As a literary organ of Western Theological Seminary, Reformed Review obviously has a vested interest in the contributions faculty members of that seminary make to church and academy. So periodically we invite faculty members to write for us articles on subjects related to their respective areas of teaching and research. Late 2006 we decided that the recent hires at the seminary furnished another good occasion to devote an issue of the journal to these contributions. We did this in the belief that the seminary has succeeded in assembling a good group of new scholars who deserve to be introduced to the wider world through our publication.
Cynthia Holder Rich joined Western in 2003, after fourteen years in parish ministry and six in mission services in Madagascar, to serve as associate professor of continuing theological education. Among her areas of teaching and research include learning disabilities in the lives of youth and young adults, women in ministry, multicultural ministry, and healing divisions in the worldwide body of Christ. Her essay “Seeking a Contextual “Cry From the Heart of Faith:” The Belhar Confession and Race in the U.S.” featured here gives poignant expression to her concern for racial reconciliation within the body of Christ.
The Belhar Confession emerged out of the struggle against apartheid in South Africa. Under the direction of Allan Boesak, it was drafted in 1982 by the Dutch Reformed Mission Church (DRMC) out of the conviction that apartheid constituted a status confessionis in which the very truth of the gospel was at stake. In April 1994 the new Uniting Reformed Church in Southern Africa (URCSA), composed of the former bodies of the DRMC and the Dutch Reformed Church in Africa (DRCA) adopted Belhar as one of its standards of unity (along with the Belgic Confession, the Canons of the Synod of Dort, and the Heidelberg Catechism). Subsequently, the URCSA asked the Reformed Church in America (RCA), as well as other Reformed churches worldwide to adopt Belhar as a confessional standard. Rich points out that the response of the RCA to this request has been well under way now. At its 2007 General Synod meeting, the denomination acted to adopt the Belhar Confession for a two-year period of study and discernment. If the General Synod in 2009 moves to adopt Belhar, it will become the fourth confessional standard of the denomination.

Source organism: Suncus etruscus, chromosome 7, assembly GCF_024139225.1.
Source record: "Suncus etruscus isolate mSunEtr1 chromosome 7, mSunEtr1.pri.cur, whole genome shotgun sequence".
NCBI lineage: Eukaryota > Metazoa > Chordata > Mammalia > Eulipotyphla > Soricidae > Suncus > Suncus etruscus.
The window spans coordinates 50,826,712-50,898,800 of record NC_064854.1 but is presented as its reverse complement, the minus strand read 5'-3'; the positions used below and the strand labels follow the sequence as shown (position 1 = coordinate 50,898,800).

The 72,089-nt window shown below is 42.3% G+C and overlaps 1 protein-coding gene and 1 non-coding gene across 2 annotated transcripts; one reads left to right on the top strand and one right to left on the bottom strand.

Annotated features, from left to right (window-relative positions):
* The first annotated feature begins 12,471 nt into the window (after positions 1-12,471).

Should the RCA make this move? Does the North American context in which most RCA congregations are located bear any resemblance to that out of which Belhar came? Is racism in this context an issue against which the church must urgently take a stand? Rich gives informed and carefully considered responses to these questions, in an effort, as she expresses it, “to assist in the dialogue occurring at this time” in the RCA.
Keith Derrick joined Western in April 2007 as coordinator of continuing education with “Journey.” In his essay “A Journey of Continuing Education at Western Theological Seminary,” Derrick gives us the story of Journey, the new name recently given to the “center for the continuing education of the church“ at Western. Derrick introduces our readers to the creative team behind Journey, describes the values and vision that shape and animate their work, and gives a chronology of continuing education at Western, a chronology that will suggest to our readers that the seminary has made it a priority for a long time to extend its educational resources to those outside its own walls. Derrick concludes his article with a series of interviews with four faculty members who have played an instrumental role in continuing education at the seminary. The momentum that Journey has generated in the churches is reflected in Derrick’s energetic prose, which captures for us the mood we wish to convey through our featured contributors. The new faculty members have infused into the seminary a fresh vitality that is finding expression in new and imaginative approaches to the challenges and tasks that currently confront the church of Jesus Christ. We are gratified to offer here the contributions from two of these faculty members. Through them we hope that our readers will gain a deeper appreciation for the good things that are happening at Western Theological Seminary.